If you’ve been following along since the beginning of the NBA season, you’re familiar with the dominating performances that Andre Drummond has had this year. He’s had a bit of a downward regression, but he still averages a solid double-double, and can blow up at any moment. While efforts of pure domination have slowed, I’m shocked at Drummond’s ownership percentages last night against the Sixers. After a pair of dud games in a row, it seems receny bias might have swept in, keeping Drummond’s ownership levels much lower than they should have been given his current salary. So what did he do? Well, he made about 70% of FanDuel players, and nearly 85% of the players on DraftKings look like fools.
|Player||FD Points / Own%||DK Points / Own%|
|Andre Drummond||50.6 / 29.5%||54 / 15.2%|
It is important to note that according to Rotowire, the Sixers are the third worst team against the center this year in terms of average fantasy points allowed per game – yet, so many people passed over Drummond despite an accessible price tag. But hey, there were people that took advantage, as five of the six top lineups shown above contained Drummer.
Although Russell Westbrook was close, no one really had a “Create-A-Player” type game last night, and because of Westbrook’s absurdly high ownership levels, there is really no point in talking about him. Westbrook didn’t win any tournaments last night, but he did help people from losing them. On the other hand, that guy from Golden State, no, not Steph Curry, the other guy – he was good.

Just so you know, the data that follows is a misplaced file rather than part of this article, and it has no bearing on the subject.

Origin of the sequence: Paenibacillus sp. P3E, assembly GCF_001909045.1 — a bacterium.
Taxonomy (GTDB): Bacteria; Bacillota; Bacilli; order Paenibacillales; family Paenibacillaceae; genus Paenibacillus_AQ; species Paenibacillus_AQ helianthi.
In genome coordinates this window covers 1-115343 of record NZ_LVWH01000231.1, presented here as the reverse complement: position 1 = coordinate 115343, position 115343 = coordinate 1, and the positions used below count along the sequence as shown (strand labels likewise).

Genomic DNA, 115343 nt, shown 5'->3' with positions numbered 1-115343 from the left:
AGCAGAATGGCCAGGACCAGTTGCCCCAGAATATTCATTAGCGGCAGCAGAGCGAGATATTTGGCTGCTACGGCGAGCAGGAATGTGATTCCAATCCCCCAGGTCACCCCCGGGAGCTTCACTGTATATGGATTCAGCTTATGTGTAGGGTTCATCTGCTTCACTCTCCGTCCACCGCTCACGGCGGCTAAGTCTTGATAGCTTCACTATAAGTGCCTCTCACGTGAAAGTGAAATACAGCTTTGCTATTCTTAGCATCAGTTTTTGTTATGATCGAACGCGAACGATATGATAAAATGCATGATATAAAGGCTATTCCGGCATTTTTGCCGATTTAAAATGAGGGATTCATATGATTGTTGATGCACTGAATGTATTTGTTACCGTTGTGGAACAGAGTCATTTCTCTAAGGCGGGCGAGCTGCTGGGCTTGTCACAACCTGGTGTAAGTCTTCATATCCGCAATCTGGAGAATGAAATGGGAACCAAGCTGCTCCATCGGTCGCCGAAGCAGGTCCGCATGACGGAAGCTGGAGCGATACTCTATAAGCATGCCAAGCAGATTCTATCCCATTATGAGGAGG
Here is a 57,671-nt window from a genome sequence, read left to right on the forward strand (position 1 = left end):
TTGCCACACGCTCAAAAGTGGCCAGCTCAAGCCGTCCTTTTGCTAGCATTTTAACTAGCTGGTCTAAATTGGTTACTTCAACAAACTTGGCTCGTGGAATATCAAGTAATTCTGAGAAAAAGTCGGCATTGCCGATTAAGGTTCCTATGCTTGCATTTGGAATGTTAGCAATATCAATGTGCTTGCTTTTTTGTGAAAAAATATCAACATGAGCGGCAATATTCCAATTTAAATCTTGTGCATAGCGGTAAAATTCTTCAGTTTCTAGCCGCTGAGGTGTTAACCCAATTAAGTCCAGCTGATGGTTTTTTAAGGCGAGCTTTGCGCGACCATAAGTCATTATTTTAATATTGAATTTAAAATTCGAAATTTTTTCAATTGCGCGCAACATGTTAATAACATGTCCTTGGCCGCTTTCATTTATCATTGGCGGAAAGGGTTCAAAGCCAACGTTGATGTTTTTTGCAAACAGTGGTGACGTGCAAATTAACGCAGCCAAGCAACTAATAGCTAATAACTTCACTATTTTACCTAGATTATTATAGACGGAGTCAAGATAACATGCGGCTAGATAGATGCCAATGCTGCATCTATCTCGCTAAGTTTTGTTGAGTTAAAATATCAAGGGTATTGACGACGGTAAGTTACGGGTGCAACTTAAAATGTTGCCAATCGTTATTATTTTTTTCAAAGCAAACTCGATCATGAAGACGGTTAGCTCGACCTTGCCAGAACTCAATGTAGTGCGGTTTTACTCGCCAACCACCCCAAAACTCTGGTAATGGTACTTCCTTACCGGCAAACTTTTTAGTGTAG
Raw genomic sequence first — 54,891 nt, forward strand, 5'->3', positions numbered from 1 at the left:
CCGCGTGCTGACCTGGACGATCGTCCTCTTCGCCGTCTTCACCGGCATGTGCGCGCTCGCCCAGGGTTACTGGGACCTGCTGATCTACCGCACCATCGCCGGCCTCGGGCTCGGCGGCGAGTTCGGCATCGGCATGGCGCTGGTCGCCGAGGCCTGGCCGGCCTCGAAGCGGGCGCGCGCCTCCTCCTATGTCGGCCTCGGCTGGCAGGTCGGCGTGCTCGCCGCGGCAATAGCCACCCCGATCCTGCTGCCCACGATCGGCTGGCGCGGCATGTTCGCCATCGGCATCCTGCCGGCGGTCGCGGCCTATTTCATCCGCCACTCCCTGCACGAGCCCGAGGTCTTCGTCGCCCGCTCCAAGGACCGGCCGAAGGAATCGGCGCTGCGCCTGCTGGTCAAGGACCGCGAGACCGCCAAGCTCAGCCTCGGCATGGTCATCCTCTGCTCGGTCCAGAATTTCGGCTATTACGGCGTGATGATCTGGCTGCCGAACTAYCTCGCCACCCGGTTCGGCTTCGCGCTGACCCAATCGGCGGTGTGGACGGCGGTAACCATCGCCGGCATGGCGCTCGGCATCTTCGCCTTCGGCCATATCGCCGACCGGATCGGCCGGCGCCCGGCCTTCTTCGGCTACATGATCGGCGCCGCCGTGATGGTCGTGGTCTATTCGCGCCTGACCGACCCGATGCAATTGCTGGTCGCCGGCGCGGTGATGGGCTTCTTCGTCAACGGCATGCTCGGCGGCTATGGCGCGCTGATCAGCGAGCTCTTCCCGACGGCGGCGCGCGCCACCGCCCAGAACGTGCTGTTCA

Klay Thompson has been a fantasy afterthought for most of the year, and rightfully so given the fact that Draymond Green has ascended into the role of best guy not named Steph. But, occasionally, given the dearth of options at the SG position, it’s perfectly fine to chuck Klay into a lineup, and hope he’s finding the bottom of the net.
If you did that last night, touché.
|Player||FD Slam Own %||DK Medium Slam Own %|
The ownership percentages actually make sense to me here. You’re forced to roster two different shooting guards on FanDuel, and as I mentioned, there aren’t a whole lot of options that jump out at the page at you. Even so, most people found “better” alternatives and looked elsewhere.
|Player||FD Points||DK Points|
|Klay||14-20 Shooting, 7-12 From 3|
I wanted to put these two little tables next to each other, because this was classic Klay. When you put him in a lineup, you acknowledge the risk that comes with him. He is only going to score points, well, by scoring points. Last night, he was making everything and as a result, his point total kept on climbing. If I showed you this line and left the name blank, you’d almost certainly guess Steph Curry before anyone else, but last night, Klay was drinking Chef Curry’s special stuff (there is a Space Jam joke in here, but I don’t know how to do it).
How Contrarian Must I Be?
This is the third week of this section, but if you’re just catching up, I’ve left the details below.